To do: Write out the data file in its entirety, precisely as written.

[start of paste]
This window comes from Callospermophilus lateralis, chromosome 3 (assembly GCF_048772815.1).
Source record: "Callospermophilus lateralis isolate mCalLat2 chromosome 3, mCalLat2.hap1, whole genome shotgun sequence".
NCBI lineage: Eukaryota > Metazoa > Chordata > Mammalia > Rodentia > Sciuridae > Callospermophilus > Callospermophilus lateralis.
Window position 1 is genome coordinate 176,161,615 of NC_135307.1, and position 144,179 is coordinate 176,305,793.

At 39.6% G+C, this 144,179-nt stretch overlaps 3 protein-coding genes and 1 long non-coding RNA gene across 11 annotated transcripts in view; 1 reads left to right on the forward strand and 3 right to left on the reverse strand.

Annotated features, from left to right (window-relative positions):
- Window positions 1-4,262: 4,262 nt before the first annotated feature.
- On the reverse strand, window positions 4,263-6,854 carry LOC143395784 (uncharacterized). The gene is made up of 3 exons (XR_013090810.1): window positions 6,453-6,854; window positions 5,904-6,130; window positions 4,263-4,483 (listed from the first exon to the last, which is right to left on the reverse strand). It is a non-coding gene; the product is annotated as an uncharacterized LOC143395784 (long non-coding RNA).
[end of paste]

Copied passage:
This window comes from Callospermophilus lateralis, chromosome 3 (assembly GCF_048772815.1).
Source record: "Callospermophilus lateralis isolate mCalLat2 chromosome 3, mCalLat2.hap1, whole genome shotgun sequence".
NCBI lineage: Eukaryota > Metazoa > Chordata > Mammalia > Rodentia > Sciuridae > Callospermophilus > Callospermophilus lateralis.
Window position 1 is genome coordinate 176,161,615 of NC_135307.1, and position 144,179 is coordinate 176,305,793.

At 39.6% G+C, this 144,179-nt stretch overlaps 3 protein-coding genes and 1 long non-coding RNA gene across 11 annotated transcripts in view; 1 reads left to right on the forward strand and 3 right to left on the reverse strand.

Annotated features, from left to right (window-relative positions):
- Window positions 1-4,262: 4,262 nt before the first annotated feature.
- On the reverse strand, window positions 4,263-6,854 carry LOC143395784 (uncharacterized). The gene is made up of 3 exons (XR_013090810.1): window positions 6,453-6,854; window positions 5,904-6,130; window positions 4,263-4,483 (listed from the first exon to the last, which is right to left on the reverse strand). It is a non-coding gene; the product is annotated as an uncharacterized LOC143395784 (long non-coding RNA).